H.M.S. Defiant

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H.M.S. Defiant
H.M.S. Defiant FilmPoster.jpeg
Original UK film poster
Directed by Lewis Gilbert
Produced by John Brabourne
Screenplay by Nigel Kneale
Edmund H. North
Based on Mutiny
1958 novel
by Frank Tilsley
Starring Alec Guinness
Dirk Bogarde
Anthony Quayle
Maurice Denham
Nigel Stock
Music by Clifton Parker
Cinematography Christopher Challis
Edited by Peter R. Hunt
G.W. Films Ltd
Distributed by Columbia Pictures
Release date
  • 22 February 1962 (1962-02-22) (London)
  • 15 April 1962 (1962-04-15) (UK)
  • 19 September 1962 (1962-09-19) (USA)
Running time
101 minutes
Country United Kingdom
Language English

H.M.S. Defiant (released as Damn the Defiant! in the United States[1]) is a British naval war CinemaScope and Technicolor film from 1962 starring Alec Guinness and Dirk Bogarde. It tells the story of a mutiny aboard the fictitious ship of the title at around the time of the Spithead Mutiny. It was directed by Lewis Gilbert, with a screenplay by Nigel Kneale from Frank Tilsley's novel Mutiny (1958).[2] The film had its world premiere at the Odeon Leicester Square in London's West End on 22 February 1962.[3]


In 1797, the humane Captain Crawford (Guinness) is in command of the warship HMS Defiant during the French Revolutionary Wars. He soon finds himself in a battle of wills with his first officer, the sadistic and supercilious first lieutenant, Mr. Scott-Padget (Bogarde). The Lieutenant believes that Crawford is too soft on his crew, and also disagrees with the captain's decision to proceed with orders to sail to Corsica despite word that Napoleon has overrun much of Italy. Scott-Padget has powerful family connections, which he has used in the past to "beach" two previous commanding officers with whom he disagreed. Knowing that Crawford is helpless to intervene, Scott-Padget subjects the former's son, Midshipman Harvey Crawford (David Robinson), to excessive daily punishments so as to gain leverage over the captain.

Meanwhile, some of the crew, led by seaman Vizard (Anthony Quayle), are organising to strike for better conditions, in conjunction with similar efforts throughout the British fleet. They eventually pledge virtually the entire crew.

In the Mediterranean, the Defiant encounters a French frigate escorting a merchant ship. After a sharp engagement, a boarding party from the Defiant captures the French frigate, and the merchantman surrenders. Crawford dispatches his son as part of the prize crew tasked to send the captured merchantman back to a British port, thereby placing him out of Scott-Padget's reach. Crawford tells Scott-Padget that bringing his son with him was a mistake, but now he's "put it right!" He further vows to take actions that will 'astound' his second-in-command. Before long, Scott-Padget is confined to quarters as punishment for insubordination. His humiliation is compounded by the requirement that he appear on deck every two hours in full dress uniform; a punishment usually reserved for young midshipmen.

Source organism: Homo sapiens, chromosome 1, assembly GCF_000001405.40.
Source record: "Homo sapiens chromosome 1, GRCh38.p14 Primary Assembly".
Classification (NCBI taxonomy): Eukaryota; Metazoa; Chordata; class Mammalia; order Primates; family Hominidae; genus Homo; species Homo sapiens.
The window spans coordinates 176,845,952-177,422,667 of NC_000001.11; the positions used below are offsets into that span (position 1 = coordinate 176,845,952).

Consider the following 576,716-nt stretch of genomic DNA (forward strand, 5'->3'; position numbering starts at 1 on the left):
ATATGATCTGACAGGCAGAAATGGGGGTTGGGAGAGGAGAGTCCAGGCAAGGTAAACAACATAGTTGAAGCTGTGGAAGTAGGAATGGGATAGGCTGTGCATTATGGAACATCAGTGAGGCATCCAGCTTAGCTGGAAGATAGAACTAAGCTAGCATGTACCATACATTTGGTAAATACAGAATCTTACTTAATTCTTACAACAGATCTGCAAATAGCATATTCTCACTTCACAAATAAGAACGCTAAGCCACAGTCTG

Soon, Defiant fights and captures a Venetian frigate, taking on many prisoners. Crawford is severely wounded in the action and eventually loses his arm. Discovered among the prisoners is a key aide to Napoleon, from whom the British learn important information about a planned invasion of Britain.

With Crawford temporarily out of the way, Scott-Padget takes command, but his brutality goads the crew into a premature mutiny. Appealing to their patriotism, Crawford convinces Vizard and the other mutineers to sail for the main British fleet blockading Rochefort to warn them of the impending invasion. Crawford promises to intercede for the crew as best he can, on the condition that none of the officers are harmed.

As the Defiant reaches the fleet at Rochefort, they receive word that the main British fleet has already gone on strike, with the naval high command agreeing to most of the sailors' demands. The crew's jubilation at the news is cut short when the hot-headed seaman Evans murders Scott-Padget. Realising that they are now all doomed to punishment as mutineers, an enraged Vizard kills Evans. Their only course now is to try to escape with the ship.

Just then, the French fleet sallies out from port, and a French fireship is sighted heading straight for the British flagship. As the only ship under sail, the Defiant has the unique opportunity to save the flagship. Once again, Crawford appeals to the crew's patriotism, convincing them to intercept the fireship and promising pardons to all who fight. To prove his sincerity (and destroy any evidence of murder), Crawford pushes Scott-Padget's dead body overboard. Vizard is killed in the ensuing action, living just long enough to hear a message from the British admiral thanking Defiant for their gallant actions.



  1. ^ IMDb: Release dates for H.M.S. Defiant Retrieved 16 April 2013
  2. ^ Tilsley, Frank (1958). Mutiny. Reynal. 
  3. ^ The Times online archive 22/2/1962 page 2

External links[edit]